Free access

Viral satellite RNA associated with cucumber mosaic virus (CMV) is know to modulate CMV symptomology. Virulent CMV associated RNA 5 (CARNA 5) satellites may intensify crop disease. Naturally occurring variants of these satellites, however, attenuate CMV symptoms. Satellite transgenic tomato plants expressing the S-CARNA 5 or 1-CARNA 5 ameliorating forms of the satellite were evaluated under simulated CMV epidemic conditions in USDA–APHIS approved field trials. Trials conducted at Beltsville, Md., in 1994 and 1995 demonstrated that CMV can be effectively controlled under field conditions in satellite transgenic plants. Yields of transgenic lines infected with CMV were 50%–65% greater than that of non-transgenic infected controls. Yields of noninfected transgenic lines ranged from 5% greater than, to 33% less than, noninfected nontransgenic controls. Expression of CARNA 5 in inoculated transgenic plants greatly reduced CMV foliar symptoms and virus titers when compared to inoculated control plants. Levels of CARNA 5 were detected at varying levels in infected transgenic plants throughout the growing season. Virus or satellite was not detected in samples collected from tomato border plants and weeds growing inside and outside a nonhost crop border surrounding the test plot. Field tests conducted in 1996 will evaluate transgenic tomato plants with a double construct coding for the CMV coat protein gene and 1-CARNA 5 satellite.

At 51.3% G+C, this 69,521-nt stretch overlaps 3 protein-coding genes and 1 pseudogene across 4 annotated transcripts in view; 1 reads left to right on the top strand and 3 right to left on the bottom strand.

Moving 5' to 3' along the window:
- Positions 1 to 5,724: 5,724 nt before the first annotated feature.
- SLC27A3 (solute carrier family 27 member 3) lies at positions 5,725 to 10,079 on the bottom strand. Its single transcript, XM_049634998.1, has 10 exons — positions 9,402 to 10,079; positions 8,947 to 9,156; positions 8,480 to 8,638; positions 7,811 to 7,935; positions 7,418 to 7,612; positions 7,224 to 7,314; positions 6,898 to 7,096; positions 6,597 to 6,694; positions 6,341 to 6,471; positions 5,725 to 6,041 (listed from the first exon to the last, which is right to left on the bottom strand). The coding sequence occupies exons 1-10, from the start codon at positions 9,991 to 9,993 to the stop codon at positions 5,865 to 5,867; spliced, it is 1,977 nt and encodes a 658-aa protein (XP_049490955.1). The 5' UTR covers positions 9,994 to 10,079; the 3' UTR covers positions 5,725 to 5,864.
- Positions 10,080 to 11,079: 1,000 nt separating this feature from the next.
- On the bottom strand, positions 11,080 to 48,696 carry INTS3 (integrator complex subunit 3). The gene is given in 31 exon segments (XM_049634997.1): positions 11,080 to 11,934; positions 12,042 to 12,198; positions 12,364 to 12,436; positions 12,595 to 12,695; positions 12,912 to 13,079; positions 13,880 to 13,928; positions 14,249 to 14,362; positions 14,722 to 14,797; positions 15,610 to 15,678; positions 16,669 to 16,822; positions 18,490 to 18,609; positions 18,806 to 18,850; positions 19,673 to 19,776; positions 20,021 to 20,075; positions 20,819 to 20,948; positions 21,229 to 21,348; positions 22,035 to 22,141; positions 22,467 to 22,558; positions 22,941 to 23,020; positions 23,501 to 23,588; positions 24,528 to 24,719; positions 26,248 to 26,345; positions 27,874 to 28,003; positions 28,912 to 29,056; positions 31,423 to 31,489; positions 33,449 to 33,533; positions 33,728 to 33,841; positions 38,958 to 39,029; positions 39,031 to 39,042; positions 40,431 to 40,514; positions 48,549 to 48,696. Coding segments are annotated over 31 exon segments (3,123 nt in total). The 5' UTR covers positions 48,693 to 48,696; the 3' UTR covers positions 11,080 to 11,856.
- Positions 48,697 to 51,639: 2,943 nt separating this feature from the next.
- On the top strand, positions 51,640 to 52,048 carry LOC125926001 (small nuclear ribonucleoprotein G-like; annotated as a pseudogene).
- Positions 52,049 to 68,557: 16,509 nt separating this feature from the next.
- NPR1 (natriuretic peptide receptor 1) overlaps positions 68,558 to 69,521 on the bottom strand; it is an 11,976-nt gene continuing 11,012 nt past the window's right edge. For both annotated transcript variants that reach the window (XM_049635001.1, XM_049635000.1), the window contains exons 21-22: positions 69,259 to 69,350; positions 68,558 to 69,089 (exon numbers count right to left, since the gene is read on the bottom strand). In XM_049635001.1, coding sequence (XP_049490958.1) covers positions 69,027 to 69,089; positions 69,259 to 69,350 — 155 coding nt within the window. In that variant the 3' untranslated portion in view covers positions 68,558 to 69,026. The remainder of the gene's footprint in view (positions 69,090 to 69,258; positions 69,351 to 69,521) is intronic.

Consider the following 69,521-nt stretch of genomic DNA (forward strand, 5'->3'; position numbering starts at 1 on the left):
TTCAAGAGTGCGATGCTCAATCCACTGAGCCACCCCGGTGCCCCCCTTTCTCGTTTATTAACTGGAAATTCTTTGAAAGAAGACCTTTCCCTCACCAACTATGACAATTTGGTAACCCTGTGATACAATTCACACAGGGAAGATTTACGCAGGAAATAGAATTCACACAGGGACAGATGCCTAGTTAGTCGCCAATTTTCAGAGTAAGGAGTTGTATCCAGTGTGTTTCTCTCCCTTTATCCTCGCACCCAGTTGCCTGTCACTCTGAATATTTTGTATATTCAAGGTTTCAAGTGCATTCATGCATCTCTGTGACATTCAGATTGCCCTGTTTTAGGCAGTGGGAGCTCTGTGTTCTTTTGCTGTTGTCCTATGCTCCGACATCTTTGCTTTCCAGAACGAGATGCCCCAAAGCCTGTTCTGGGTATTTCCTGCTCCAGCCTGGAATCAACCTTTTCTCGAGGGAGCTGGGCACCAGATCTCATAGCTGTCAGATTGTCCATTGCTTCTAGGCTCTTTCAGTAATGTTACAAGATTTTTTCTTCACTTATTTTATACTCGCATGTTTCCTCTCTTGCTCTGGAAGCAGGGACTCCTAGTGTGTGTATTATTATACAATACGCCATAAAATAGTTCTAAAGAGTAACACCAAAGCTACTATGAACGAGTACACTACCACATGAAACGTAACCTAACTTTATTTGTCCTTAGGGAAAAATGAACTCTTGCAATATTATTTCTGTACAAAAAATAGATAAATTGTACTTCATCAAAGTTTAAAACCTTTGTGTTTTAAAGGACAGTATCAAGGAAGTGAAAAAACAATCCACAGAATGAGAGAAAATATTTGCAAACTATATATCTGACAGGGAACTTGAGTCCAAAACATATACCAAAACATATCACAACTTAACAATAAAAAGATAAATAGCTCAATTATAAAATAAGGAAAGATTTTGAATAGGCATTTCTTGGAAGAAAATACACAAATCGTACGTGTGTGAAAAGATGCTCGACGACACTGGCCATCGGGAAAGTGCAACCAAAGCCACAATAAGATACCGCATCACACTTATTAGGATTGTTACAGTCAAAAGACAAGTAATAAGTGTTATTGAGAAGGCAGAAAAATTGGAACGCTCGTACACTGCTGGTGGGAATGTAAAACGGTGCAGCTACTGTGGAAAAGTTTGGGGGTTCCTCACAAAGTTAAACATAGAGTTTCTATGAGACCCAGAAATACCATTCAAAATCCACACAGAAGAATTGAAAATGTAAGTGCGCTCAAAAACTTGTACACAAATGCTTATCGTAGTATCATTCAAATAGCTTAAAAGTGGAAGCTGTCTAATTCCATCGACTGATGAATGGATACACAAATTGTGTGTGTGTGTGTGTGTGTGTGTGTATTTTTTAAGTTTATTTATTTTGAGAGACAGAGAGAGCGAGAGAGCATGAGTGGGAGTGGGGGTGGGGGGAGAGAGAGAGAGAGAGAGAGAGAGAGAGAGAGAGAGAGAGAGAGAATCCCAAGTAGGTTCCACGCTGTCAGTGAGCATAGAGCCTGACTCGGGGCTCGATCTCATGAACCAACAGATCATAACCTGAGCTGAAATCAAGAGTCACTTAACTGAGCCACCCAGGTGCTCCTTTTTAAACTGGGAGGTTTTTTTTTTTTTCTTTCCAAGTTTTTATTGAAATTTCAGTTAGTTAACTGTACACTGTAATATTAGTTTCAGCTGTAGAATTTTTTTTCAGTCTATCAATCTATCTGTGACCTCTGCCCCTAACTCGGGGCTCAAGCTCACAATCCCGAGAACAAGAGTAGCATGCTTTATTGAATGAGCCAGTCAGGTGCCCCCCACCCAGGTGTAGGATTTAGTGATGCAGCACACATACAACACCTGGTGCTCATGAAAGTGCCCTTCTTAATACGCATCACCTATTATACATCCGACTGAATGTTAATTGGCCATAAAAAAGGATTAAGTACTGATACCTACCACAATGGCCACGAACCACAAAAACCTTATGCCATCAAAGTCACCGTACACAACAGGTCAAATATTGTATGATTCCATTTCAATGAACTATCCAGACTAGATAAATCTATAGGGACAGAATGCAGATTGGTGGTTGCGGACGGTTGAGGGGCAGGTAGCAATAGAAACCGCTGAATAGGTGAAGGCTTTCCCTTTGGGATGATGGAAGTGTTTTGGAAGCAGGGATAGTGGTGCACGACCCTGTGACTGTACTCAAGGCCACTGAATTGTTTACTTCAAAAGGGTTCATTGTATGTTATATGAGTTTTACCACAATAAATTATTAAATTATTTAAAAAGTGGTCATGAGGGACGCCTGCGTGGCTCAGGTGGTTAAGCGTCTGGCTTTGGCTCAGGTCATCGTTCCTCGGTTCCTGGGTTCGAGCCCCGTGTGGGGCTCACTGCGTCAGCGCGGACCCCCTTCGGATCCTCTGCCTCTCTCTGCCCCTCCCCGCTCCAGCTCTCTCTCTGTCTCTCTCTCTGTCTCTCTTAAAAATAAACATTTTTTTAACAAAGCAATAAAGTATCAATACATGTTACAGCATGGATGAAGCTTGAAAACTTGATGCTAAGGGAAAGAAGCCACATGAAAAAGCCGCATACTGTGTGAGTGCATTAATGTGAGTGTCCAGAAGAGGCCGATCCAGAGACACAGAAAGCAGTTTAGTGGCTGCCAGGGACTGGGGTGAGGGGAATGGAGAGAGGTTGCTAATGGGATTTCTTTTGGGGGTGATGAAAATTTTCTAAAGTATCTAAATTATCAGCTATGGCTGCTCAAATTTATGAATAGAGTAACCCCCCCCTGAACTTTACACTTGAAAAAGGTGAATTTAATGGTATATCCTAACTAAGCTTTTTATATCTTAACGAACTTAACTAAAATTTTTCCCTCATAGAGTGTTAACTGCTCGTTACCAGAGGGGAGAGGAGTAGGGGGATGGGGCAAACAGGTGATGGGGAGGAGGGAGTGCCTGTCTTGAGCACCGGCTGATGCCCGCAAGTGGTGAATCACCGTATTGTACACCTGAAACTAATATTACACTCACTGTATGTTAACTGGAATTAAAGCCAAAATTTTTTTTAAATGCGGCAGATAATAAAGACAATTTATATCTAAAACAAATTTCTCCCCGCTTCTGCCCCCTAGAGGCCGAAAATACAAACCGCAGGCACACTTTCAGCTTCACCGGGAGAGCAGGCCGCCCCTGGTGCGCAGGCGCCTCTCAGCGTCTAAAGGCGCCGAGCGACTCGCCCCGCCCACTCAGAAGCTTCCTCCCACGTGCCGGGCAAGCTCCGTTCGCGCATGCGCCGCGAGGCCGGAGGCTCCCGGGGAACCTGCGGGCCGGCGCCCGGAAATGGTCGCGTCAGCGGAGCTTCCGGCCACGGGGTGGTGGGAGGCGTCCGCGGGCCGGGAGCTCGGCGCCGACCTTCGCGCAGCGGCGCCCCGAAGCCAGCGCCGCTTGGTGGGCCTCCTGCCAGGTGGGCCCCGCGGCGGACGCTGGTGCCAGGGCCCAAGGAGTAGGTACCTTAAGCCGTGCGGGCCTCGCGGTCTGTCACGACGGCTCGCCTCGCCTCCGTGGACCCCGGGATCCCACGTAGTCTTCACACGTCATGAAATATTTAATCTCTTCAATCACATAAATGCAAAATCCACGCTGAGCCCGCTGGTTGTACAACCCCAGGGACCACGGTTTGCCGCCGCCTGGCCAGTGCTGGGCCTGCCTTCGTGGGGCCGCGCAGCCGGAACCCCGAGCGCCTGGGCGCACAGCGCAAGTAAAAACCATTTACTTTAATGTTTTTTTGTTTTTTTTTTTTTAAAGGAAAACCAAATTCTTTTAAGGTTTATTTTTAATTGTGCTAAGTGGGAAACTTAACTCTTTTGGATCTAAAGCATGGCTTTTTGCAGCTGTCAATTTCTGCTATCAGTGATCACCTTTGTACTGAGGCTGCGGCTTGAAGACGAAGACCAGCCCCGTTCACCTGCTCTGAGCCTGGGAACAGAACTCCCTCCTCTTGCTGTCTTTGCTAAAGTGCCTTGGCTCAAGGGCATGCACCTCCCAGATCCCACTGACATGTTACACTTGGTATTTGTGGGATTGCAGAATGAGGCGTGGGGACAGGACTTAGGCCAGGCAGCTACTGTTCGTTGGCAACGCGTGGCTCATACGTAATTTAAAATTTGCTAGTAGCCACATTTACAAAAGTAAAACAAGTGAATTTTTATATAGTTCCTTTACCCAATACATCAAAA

Free access